Life
    Wine & Food

    Coffee and walnut cake recipe

    27 March 2020

    Since the country has gone into lockdown, I find myself looking slightly askance at my list of planned dishes for this column: Black Forest gateau, Wiener Schnitzel, dressed crab. They suddenly seem… more of a reach than they did before. I look forward to the day that I can return to them without worrying that they are fantastical recipes, but for now, I am – like most people – concentrating on what I can reliably find in my store cupboard and hope that you too can in yours.

    I continue to find real solace and happiness in baking, and particularly in cooking dishes that are perhaps slightly old fashioned. In these uncertain times, there is a reassurance in being able to put a cake batter in the oven and see the familiar alchemy as individual ingredients become more than the sum of their parts, and trust and patience (and following the rules) is rewarded. So I’m starting with an old classic: coffee and walnut cake. You know where you are with a coffee and walnut cake. The staple of cafés up and down the country: a simple sponge mix, tempered by the bitter combination of strong coffee and a rubble of walnuts through the batter , with a pleasingly vintage clock face arrangement of walnut halves.

    I’ve decided not to muck about too much with this one – and kept it almost entirely classic. I’ve replaced caster sugar with light brown sugar, for caramel tones and tastes, but this is far from essential. Re-making this cake recently, I realised I had run out of instant coffee, but at the back of the cupboard, found a bottle of Camp Coffee. The concentrated coffee-flavoured syrup with chicory extract, with notes of chocolate and hazelnuts, that looks like it should be poured over cheap vanilla ice cream, is the perfect substitute if you don’t have instant coffee or espresso.

    My only addition is the optional candying of the obligatory walnut halves gracing the top of the cake. I’ve always felt that that bald walnut found on each slice feels a little removed from the rest of the cake, but they are so traditional that it seemed silly to do away with them. I came across a coffee and walnut cake recipe by Stephen Harris, chef and owner of the wonderful Sportsman restaurant in Seasalter, which candies the walnut topping (and opts for a far more modern rubble decoration in favour of the old-fashioned clock face walnut halves). Anyway, I couldn’t get this candying idea out of my head, but balked, I confess at the required day-long kahlua-soaking process followed by slowly drying out the nuts in a low oven. Instead, I’ve gone for a far simpler, speedier, and perhaps cheating, way of candying, by tossing the nuts in a melted sugar and butter mixture before turning out onto baking paper. I then allow the sweet coating to set before placing the halves around my cake. You do not, of course, have to candy your walnuts – of course you do not – but they do make a lovely addition should you choose to do so.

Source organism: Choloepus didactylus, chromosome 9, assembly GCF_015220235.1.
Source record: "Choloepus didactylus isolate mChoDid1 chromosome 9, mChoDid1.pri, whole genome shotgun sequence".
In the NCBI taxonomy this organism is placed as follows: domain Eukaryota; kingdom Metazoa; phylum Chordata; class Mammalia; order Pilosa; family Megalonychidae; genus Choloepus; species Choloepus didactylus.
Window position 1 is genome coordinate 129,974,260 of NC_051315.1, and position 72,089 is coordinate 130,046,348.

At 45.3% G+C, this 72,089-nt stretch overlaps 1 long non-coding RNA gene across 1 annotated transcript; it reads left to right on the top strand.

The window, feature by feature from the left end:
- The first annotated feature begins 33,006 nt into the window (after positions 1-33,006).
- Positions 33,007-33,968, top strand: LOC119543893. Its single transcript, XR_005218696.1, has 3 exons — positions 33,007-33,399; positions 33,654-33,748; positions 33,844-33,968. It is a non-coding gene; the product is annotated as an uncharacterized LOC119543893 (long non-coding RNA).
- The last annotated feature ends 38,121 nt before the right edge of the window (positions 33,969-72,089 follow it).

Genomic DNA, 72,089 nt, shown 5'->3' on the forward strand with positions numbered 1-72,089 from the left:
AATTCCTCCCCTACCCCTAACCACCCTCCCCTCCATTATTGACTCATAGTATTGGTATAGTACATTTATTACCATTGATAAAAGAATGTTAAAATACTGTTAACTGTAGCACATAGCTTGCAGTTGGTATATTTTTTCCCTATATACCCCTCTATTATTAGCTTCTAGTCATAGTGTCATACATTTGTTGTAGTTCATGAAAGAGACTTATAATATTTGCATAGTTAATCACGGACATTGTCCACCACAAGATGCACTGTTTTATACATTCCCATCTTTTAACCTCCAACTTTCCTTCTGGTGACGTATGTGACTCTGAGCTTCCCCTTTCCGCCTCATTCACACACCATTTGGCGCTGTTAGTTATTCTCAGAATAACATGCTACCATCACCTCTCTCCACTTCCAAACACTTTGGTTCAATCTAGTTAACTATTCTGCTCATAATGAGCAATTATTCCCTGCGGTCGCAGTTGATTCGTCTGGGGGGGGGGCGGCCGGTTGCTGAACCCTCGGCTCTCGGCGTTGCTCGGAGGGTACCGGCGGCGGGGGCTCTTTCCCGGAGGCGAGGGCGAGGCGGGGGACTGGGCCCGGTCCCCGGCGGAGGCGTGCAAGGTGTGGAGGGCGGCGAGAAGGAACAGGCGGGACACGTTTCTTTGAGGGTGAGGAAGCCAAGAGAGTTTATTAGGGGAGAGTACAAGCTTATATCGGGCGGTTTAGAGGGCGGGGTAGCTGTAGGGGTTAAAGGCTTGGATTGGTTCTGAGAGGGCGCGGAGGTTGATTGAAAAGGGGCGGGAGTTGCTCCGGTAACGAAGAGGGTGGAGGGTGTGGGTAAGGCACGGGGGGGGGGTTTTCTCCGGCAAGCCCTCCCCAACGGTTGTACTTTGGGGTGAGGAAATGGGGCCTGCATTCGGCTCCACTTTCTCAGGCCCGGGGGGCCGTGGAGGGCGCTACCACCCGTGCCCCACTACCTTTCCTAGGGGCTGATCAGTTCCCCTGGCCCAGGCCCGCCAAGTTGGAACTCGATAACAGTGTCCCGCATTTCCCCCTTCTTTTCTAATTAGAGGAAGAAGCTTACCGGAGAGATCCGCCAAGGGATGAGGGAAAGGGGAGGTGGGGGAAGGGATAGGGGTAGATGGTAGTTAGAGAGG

Coffee and Walnut cake

    Makes: 1 8 inch cake (serves 8-10

    Takes: 30 minutes

    Bakes: 30 minutes

     

    For the sponge

    225g butter, softened

    225g light brown sugar

    4 eggs

    225g self-raising flour

    100g walnuts, chopped

    50ml espresso or a tablespoon of instant coffee made up with a splash of boiling water

     

    For the icing

    250g icing sugar

    125g butter

    50ml espresso or a tablespoon of instant coffee made up with a splash of boiling water

     

    For decoration

    10 walnut halves

    15g butter (optional)

    30g caster sugar (optional)

    ⅛ teaspoon coarse salt (optional)

     

    1. Preheat the oven to 160°C and line two 8 inch sandwich tins with baking paper. Cream together the light brown sugar and butter for the sponge until it is light, fluffy, and noticeably paler than before.
    2. Alternately add the eggs (one by one) and the self-raising flour, stirring thoroughly after each addition.
    3. Stir in the coffee, and fold through the walnuts. Divide the mixture between two the two cake tins and bake for 30 minutes, until the sponges are risen and, when pressed gently with a forefinger, spring back. Leave to cool in their tins for ten minutes, then remove from the tins and cool completely on a rack.
    4. While the sponges are cooling, you can make your buttercream: Cream together the icing sugar and butter until they are light and fluffy. Slowly drizzle in the coffee until it is completely combined into the mixture.
    5. Once the sponges are completely cool, remove the baking paper, and set the first sponge on a board or a plate. Spoon half of the coffee icing onto the sponge, and spread evenly with a knife. Top with the second sponge and, on top of that, the remaining half of the icing.
    6. If you’d like to candy your walnuts, melt the butter and sugar together in a small pan. Once the sugar has dissolved, add the walnut halves and swirl to completely coat the nuts; cook, stirring and swirling, for 3-4 minutes, before turning onto a non-stick surface and leaving to cool. Decorate the cake with walnut halves.